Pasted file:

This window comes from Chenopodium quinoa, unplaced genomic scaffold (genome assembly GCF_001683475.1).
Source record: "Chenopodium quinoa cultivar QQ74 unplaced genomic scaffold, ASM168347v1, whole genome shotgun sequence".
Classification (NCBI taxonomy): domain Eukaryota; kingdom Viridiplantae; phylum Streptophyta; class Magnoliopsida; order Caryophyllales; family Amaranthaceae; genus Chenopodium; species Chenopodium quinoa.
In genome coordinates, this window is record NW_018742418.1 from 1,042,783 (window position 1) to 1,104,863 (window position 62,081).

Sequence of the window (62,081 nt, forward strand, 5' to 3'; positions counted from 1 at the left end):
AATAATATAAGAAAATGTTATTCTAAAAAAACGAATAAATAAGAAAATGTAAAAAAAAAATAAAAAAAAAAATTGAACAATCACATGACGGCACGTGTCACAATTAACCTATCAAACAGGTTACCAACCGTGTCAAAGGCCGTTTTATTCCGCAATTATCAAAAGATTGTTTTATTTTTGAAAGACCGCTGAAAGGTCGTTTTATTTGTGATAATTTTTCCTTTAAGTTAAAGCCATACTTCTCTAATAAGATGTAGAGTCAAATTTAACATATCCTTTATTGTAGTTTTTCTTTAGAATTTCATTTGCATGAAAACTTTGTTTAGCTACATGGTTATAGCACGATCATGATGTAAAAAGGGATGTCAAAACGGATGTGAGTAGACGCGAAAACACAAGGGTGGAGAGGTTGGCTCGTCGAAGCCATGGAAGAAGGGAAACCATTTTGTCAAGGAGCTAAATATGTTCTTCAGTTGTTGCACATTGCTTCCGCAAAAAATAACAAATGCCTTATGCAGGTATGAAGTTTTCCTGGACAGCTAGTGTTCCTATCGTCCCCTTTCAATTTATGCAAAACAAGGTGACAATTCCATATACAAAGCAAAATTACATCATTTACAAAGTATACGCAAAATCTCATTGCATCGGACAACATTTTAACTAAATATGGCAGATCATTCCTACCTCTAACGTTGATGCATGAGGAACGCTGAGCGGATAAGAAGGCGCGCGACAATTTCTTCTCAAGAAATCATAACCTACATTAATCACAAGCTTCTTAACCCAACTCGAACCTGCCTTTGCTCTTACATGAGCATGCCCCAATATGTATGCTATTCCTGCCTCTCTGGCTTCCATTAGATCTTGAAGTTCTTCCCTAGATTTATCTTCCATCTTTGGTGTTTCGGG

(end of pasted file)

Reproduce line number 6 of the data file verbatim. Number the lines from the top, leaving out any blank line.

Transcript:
AATAATATAAGAAAATGTTATTCTAAAAAAACGAATAAATAAGAAAATGTAAAAAAAAAATAAAAAAAAAAATTGAACAATCACATGACGGCACGTGTCACAATTAACCTATCAAACAGGTTACCAACCGTGTCAAAGGCCGTTTTATTCCGCAATTATCAAAAGATTGTTTTATTTTTGAAAGACCGCTGAAAGGTCGTTTTATTTGTGATAATTTTTCCTTTAAGTTAAAGCCATACTTCTCTAATAAGATGTAGAGTCAAATTTAACATATCCTTTATTGTAGTTTTTCTTTAGAATTTCATTTGCATGAAAACTTTGTTTAGCTACATGGTTATAGCACGATCATGATGTAAAAAGGGATGTCAAAACGGATGTGAGTAGACGCGAAAACACAAGGGTGGAGAGGTTGGCTCGTCGAAGCCATGGAAGAAGGGAAACCATTTTGTCAAGGAGCTAAATATGTTCTTCAGTTGTTGCACATTGCTTCCGCAAAAAATAACAAATGCCTTATGCAGGTATGAAGTTTTCCTGGACAGCTAGTGTTCCTATCGTCCCCTTTCAATTTATGCAAAACAAGGTGACAATTCCATATACAAAGCAAAATTACATCATTTACAAAGTATACGCAAAATCTCATTGCATCGGACAACATTTTAACTAAATATGGCAGATCATTCCTACCTCTAACGTTGATGCATGAGGAACGCTGAGCGGATAAGAAGGCGCGCGACAATTTCTTCTCAAGAAATCATAACCTACATTAATCACAAGCTTCTTAACCCAACTCGAACCTGCCTTTGCTCTTACATGAGCATGCCCCAATATGTATGCTATTCCTGCCTCTCTGGCTTCCATTAGATCTTGAAGTTCTTCCCTAGATTTATCTTCCATCTTTGGTGTTTCGGG